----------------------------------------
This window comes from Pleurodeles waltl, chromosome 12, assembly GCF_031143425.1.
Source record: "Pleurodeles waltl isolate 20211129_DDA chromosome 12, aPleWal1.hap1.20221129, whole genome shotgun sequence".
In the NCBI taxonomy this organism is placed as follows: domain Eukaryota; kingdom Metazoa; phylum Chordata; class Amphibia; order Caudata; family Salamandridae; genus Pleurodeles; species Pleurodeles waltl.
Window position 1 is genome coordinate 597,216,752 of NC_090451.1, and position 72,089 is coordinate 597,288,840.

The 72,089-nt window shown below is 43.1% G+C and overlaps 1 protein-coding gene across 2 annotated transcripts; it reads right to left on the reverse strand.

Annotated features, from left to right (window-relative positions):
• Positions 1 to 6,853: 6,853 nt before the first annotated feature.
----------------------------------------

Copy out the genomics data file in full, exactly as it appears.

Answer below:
This window comes from Pleurodeles waltl, chromosome 12, assembly GCF_031143425.1.
Source record: "Pleurodeles waltl isolate 20211129_DDA chromosome 12, aPleWal1.hap1.20221129, whole genome shotgun sequence".
In the NCBI taxonomy this organism is placed as follows: domain Eukaryota; kingdom Metazoa; phylum Chordata; class Amphibia; order Caudata; family Salamandridae; genus Pleurodeles; species Pleurodeles waltl.
Window position 1 is genome coordinate 597,216,752 of NC_090451.1, and position 72,089 is coordinate 597,288,840.

The 72,089-nt window shown below is 43.1% G+C and overlaps 1 protein-coding gene across 2 annotated transcripts; it reads right to left on the reverse strand.

Annotated features, from left to right (window-relative positions):
• Positions 1 to 6,853: 6,853 nt before the first annotated feature.